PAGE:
Kennedy Smith 18 March 2008
Writer, Journalist, News Junkie, Scrabble Addict
Kennedy Smith was born in a small, two-story house on 42nd cheap cialis 20mg and Yamhill 30 years ago, sealing her fate as a Portlander. There was a blip in the system somewhere along the way, and she (with her father, mother and two brothers) ended up living in Redding, California, where she was raised from the age of six.
She got her first taste of journalism at the age of 17, when she became an intern at the Record-Searchlight, Redding’s daily paper. She was soon writing obits, news briefs and wedding announcements that so impressed her superiors, she was once selected as “Employee of the Month.”
She continued writing for the paper until moving slightly south to attend Chico State, where she eventually got her degree in English Literature, with a minor in Linguistics. During this time, she worked as an editorial assistant for Chico’s news daily. She also freelanced for an alternative weekly, where she was paid in beer. Living in Chico gave Kennedy an appreciation for warm summer nights, vast open spaces, swimming holes and Sierra Nevada Pale Ale.
After graduation, she stuck around to work as the assistant editor for a national trade magazine. However, by 2004, she felt it was time to come home again. By this time, the glitch in the system had readjusted itself, and her entire immediate family was back in the Pacific Northwest.
That summer, she found a nice little spot on East Burnside Street, where she worked as a freelancer, newspaper reporter and PR maven. She now lives in Northeast Portland and works as the manager of publicity for a local nonprofit organization. In her free time, she writes poetry and short fiction.
Kennedy is the sister of two brothers, aunt of two nephews and a niece, and roommate of a PSU student whom she met in London, drank with in Chico and eventually dragged to Portland. She has countless uncles, aunts and cousins, almost all of whom live in Portland. It has ceased to surprise her friends when she points to somebody on the street and says, “I’m related to him.”
What are you up to?
I’d say just short of five feet, six inches, but who’s counting?
Right now I’m focusing my attention on gaining some traction with creative fiction, which I’d eventually like to turn into a full-time gig. I haven’t quite figured out how to do that yet, so in the meantime I write fiction on the side and make a living as the publicity manager for a nonprofit organization for Portland-area lawyers. When I find time, I freelance for various magazines. In the last few weeks, I’ve enjoyed taking a class at The Attic writers’ workshop, which I highly recommend to anyone interested in tapping into their creative side.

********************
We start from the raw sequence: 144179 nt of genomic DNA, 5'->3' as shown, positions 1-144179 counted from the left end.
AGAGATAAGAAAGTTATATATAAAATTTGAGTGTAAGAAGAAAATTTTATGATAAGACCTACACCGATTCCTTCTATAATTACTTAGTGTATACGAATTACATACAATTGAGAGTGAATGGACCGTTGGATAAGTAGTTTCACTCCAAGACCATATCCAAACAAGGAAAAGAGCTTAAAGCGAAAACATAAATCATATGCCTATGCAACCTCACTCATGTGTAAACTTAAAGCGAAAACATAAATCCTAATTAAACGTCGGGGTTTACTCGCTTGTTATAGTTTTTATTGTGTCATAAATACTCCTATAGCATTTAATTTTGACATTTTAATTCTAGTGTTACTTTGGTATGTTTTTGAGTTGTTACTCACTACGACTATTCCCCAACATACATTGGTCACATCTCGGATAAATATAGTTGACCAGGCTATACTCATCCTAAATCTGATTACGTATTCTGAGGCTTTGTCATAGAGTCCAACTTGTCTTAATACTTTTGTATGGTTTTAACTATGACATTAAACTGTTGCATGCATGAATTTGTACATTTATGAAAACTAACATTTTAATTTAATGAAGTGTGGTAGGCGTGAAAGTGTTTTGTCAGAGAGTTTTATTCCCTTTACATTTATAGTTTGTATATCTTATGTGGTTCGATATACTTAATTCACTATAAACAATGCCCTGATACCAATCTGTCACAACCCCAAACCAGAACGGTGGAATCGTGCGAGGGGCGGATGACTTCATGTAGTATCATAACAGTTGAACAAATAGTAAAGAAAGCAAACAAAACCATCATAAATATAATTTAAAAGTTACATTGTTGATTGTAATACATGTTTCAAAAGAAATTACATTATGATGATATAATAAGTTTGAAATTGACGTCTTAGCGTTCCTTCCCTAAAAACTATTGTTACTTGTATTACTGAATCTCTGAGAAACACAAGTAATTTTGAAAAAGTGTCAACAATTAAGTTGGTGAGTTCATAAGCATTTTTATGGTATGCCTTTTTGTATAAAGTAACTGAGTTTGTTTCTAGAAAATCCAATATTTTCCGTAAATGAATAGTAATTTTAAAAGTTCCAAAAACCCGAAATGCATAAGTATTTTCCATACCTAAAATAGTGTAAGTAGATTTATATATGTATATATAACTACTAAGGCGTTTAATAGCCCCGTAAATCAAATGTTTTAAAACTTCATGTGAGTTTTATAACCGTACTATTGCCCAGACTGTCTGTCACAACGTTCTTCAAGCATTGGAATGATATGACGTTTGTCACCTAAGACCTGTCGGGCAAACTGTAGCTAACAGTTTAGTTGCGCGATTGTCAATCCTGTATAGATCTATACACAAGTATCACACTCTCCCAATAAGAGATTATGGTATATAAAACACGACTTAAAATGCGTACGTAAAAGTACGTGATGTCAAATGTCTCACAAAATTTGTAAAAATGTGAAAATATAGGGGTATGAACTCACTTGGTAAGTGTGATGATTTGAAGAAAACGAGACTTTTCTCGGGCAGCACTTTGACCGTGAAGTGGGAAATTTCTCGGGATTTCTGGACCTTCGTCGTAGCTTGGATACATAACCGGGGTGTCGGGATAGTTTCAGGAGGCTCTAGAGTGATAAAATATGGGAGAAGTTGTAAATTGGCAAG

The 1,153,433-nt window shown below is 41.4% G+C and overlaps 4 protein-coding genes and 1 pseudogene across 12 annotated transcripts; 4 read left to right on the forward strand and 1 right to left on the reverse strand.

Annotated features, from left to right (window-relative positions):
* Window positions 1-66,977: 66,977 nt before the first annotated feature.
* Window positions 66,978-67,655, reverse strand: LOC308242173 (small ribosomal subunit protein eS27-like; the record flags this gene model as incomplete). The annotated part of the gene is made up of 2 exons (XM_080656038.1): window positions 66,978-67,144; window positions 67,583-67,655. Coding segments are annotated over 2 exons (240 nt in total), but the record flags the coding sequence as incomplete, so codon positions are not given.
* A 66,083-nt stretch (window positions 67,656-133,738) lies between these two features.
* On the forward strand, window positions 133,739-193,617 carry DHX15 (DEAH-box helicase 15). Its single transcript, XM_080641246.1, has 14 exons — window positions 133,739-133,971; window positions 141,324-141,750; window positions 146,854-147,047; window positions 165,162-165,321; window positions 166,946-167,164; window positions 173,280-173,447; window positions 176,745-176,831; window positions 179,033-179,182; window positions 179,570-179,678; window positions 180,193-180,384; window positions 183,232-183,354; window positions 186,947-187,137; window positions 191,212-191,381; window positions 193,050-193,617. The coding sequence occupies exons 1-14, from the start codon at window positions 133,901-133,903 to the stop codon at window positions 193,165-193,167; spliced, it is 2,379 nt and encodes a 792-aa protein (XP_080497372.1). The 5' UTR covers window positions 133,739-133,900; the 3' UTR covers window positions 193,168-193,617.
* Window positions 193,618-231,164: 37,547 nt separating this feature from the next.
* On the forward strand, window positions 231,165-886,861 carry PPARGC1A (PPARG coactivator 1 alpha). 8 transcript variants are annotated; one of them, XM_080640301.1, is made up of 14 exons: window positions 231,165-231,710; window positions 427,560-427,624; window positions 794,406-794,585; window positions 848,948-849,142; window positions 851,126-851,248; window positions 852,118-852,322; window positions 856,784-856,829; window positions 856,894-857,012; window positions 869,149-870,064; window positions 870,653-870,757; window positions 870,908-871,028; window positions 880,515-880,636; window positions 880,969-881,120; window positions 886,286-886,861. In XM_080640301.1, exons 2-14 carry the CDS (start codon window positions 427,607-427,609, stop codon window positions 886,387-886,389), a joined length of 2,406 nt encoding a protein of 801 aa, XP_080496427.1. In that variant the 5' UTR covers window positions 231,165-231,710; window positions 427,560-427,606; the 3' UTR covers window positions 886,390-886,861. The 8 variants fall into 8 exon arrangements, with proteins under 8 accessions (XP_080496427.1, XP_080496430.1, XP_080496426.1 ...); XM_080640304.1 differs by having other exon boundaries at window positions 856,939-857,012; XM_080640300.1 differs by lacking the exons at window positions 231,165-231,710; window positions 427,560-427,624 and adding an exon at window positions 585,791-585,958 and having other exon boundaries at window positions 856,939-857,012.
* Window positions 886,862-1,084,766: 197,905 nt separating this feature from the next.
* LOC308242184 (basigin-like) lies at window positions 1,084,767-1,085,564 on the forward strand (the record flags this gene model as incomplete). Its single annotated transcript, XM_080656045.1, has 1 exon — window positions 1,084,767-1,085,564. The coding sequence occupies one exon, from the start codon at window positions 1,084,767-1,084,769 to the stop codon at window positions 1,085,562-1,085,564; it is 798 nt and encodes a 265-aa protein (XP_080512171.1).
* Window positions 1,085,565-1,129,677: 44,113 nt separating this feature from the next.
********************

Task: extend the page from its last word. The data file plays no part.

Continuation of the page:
I usually come up with great story ideas in the middle of the night, which I tend to forget by morning. But, when they stick, I write them down and see where they go.
What are you into?
Like the bio says, I’m a Scrabble fanatic. I own two Scrabble boards and one Travel Scrabble, which I keep scattered throughout the city. I have made special note of bars and coffee shops that house their own boards, and I feel a special kinship with strangers who play in public places. My latest triumph was a 72-point word: “talkers,” with the K on a triple-letter score, using two blanks and all seven letters.
I’m also into true crime stories. I’m often found reading tales of murder, deception, greed and gore. A Forensic Files marathon will render me out of commission for entire weekends at a time. I’m addicted to the macabre. This freaks some people out, but like my mom says, as long as I’m not taking notes during the show, she’s not too worried.
My other likes include mint chocolate chip ice cream, putting my hand in my dog’s mouth when she yawns, Pinot Noir, “Likes” lists, and bad teenage dance-off movies (e.g., Save the Last Dance, How She Move and Bring it On), which I find to be the most terrifying subgenre of modern film.
What do you like most about Portland?
The question itself is difficult, as I find so many things to like about Portland that I cannot narrow it down to one.
I like the fact that I’m about 30 percent likely to run into somebody I’m related to at any given moment. I like watching the clouds dissipate after a too-long winter. I like that people smile and say hello when you’re walking down the street. I like that so many Portland bars have gone non-smoking even though it’s not (yet) required by law. I like that I always knew I’d live here again, and now I do.
So, writing is where the big money is, right?
Oh lord no. I am a writer because I cannot not be a writer, even when double-negatives are involved. It’s in my blood. Although making a living as a writer is tough, not being a writer would be no way to live.
So, to those curious about how to make money as a writer, I suggest diving in head first. Take a job as an editorial assistant at a newspaper. Submit articles to dailies, weeklies and monthlies. Pick a word and write a story around it, then send it to publishers and see what they think.
The most difficult part of being a writer is taking your own advice.
Why did it take you till last year to finally get a cell phone, and can I have your number?
Sometimes resistance is futile to the outside world but means everything to you. Perhaps not getting a cell phone was my way of rebelling against The Man, or some form of him. I saw people running around on their cell phones completely unaware of their surroundings and I thought it was sad. Maybe I was holding out in hopes that phone booths wouldn’t go completely the way of audio cassettes or light brown M&Ms. But I finally relented, and all my friends heartily welcomed me to the magical new world of mobile conversation. As for the latter question, I am really flattered, really. But no, you can’t have my number.